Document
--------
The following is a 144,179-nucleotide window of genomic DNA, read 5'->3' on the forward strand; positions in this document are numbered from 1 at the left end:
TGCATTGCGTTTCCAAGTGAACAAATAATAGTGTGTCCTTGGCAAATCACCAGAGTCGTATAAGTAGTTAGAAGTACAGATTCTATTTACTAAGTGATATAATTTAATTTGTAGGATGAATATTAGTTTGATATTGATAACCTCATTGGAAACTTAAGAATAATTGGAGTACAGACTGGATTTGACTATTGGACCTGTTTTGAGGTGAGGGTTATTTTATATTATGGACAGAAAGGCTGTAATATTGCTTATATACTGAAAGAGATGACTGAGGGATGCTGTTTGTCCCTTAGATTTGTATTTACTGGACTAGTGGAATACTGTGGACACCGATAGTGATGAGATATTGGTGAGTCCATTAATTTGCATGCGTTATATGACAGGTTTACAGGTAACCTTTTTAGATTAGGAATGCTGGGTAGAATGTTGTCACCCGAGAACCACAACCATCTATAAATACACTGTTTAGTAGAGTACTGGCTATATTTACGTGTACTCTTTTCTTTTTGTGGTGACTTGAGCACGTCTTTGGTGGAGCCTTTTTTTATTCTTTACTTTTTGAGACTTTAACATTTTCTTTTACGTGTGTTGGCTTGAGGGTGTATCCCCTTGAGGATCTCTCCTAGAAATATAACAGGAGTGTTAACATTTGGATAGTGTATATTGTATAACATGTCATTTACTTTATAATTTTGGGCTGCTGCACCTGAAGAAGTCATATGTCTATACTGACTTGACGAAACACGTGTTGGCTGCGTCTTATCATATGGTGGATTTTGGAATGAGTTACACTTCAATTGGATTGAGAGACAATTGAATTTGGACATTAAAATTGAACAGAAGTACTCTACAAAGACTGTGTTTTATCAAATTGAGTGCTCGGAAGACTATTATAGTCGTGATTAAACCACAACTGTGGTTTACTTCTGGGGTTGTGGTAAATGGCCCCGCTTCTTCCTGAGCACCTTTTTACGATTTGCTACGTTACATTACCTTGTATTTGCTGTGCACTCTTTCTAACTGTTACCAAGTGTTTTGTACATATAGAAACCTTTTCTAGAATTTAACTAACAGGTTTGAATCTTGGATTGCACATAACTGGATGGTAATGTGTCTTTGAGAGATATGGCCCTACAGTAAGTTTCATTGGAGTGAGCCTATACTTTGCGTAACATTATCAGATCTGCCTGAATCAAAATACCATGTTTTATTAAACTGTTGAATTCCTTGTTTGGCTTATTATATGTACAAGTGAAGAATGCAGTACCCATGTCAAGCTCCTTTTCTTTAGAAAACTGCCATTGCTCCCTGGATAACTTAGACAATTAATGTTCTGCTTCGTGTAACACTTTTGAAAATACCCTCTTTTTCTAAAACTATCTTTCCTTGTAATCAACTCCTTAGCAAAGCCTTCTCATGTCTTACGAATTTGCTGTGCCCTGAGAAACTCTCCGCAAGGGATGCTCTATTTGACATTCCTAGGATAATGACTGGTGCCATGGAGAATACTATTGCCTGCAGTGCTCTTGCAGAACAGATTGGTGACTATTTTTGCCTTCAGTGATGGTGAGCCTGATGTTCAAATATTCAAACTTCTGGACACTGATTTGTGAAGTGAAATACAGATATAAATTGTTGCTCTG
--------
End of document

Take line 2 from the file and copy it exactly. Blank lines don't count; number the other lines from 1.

TGCATTGCGTTTCCAAGTGAACAAATAATAGTGTGTCCTTGGCAAATCACCAGAGTCGTATAAGTAGTTAGAAGTACAGATTCTATTTACTAAGTGATATAATTTAATTTGTAGGATGAATATTAGTTTGATATTGATAACCTCATTGGAAACTTAAGAATAATTGGAGTACAGACTGGATTTGACTATTGGACCTGTTTTGAGGTGAGGGTTATTTTATATTATGGACAGAAAGGCTGTAATATTGCTTATATACTGAAAGAGATGACTGAGGGATGCTGTTTGTCCCTTAGATTTGTATTTACTGGACTAGTGGAATACTGTGGACACCGATAGTGATGAGATATTGGTGAGTCCATTAATTTGCATGCGTTATATGACAGGTTTACAGGTAACCTTTTTAGATTAGGAATGCTGGGTAGAATGTTGTCACCCGAGAACCACAACCATCTATAAATACACTGTTTAGTAGAGTACTGGCTATATTTACGTGTACTCTTTTCTTTTTGTGGTGACTTGAGCACGTCTTTGGTGGAGCCTTTTTTTATTCTTTACTTTTTGAGACTTTAACATTTTCTTTTACGTGTGTTGGCTTGAGGGTGTATCCCCTTGAGGATCTCTCCTAGAAATATAACAGGAGTGTTAACATTTGGATAGTGTATATTGTATAACATGTCATTTACTTTATAATTTTGGGCTGCTGCACCTGAAGAAGTCATATGTCTATACTGACTTGACGAAACACGTGTTGGCTGCGTCTTATCATATGGTGGATTTTGGAATGAGTTACACTTCAATTGGATTGAGAGACAATTGAATTTGGACATTAAAATTGAACAGAAGTACTCTACAAAGACTGTGTTTTATCAAATTGAGTGCTCGGAAGACTATTATAGTCGTGATTAAACCACAACTGTGGTTTACTTCTGGGGTTGTGGTAAATGGCCCCGCTTCTTCCTGAGCACCTTTTTACGATTTGCTACGTTACATTACCTTGTATTTGCTGTGCACTCTTTCTAACTGTTACCAAGTGTTTTGTACATATAGAAACCTTTTCTAGAATTTAACTAACAGGTTTGAATCTTGGATTGCACATAACTGGATGGTAATGTGTCTTTGAGAGATATGGCCCTACAGTAAGTTTCATTGGAGTGAGCCTATACTTTGCGTAACATTATCAGATCTGCCTGAATCAAAATACCATGTTTTATTAAACTGTTGAATTCCTTGTTTGGCTTATTATATGTACAAGTGAAGAATGCAGTACCCATGTCAAGCTCCTTTTCTTTAGAAAACTGCCATTGCTCCCTGGATAACTTAGACAATTAATGTTCTGCTTCGTGTAACACTTTTGAAAATACCCTCTTTTTCTAAAACTATCTTTCCTTGTAATCAACTCCTTAGCAAAGCCTTCTCATGTCTTACGAATTTGCTGTGCCCTGAGAAACTCTCCGCAAGGGATGCTCTATTTGACATTCCTAGGATAATGACTGGTGCCATGGAGAATACTATTGCCTGCAGTGCTCTTGCAGAACAGATTGGTGACTATTTTTGCCTTCAGTGATGGTGAGCCTGATGTTCAAATATTCAAACTTCTGGACACTGATTTGTGAAGTGAAATACAGATATAAATTGTTGCTCTG